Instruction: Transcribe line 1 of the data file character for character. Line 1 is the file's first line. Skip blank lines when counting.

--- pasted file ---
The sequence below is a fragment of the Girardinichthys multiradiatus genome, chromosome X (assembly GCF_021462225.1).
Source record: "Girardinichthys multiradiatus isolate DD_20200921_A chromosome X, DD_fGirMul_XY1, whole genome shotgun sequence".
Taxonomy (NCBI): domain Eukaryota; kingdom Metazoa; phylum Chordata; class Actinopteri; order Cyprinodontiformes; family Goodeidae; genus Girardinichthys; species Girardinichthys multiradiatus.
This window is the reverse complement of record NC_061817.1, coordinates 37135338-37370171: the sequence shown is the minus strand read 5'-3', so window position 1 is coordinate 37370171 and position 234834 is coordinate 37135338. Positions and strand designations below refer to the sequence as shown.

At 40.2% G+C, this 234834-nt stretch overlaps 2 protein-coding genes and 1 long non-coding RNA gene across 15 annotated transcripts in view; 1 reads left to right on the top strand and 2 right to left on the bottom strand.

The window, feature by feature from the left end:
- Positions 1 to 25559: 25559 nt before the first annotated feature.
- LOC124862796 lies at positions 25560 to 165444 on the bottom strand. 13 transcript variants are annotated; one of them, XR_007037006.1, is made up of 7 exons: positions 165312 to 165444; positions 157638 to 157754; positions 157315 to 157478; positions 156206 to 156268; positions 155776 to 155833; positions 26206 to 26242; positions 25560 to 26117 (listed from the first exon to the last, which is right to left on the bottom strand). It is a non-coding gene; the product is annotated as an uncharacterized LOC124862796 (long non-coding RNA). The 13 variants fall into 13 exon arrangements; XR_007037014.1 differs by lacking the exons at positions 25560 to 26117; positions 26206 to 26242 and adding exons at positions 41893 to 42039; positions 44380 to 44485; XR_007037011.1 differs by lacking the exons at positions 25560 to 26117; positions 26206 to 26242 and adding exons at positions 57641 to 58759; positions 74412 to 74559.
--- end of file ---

The sequence below is a fragment of the Girardinichthys multiradiatus genome, chromosome X (assembly GCF_021462225.1).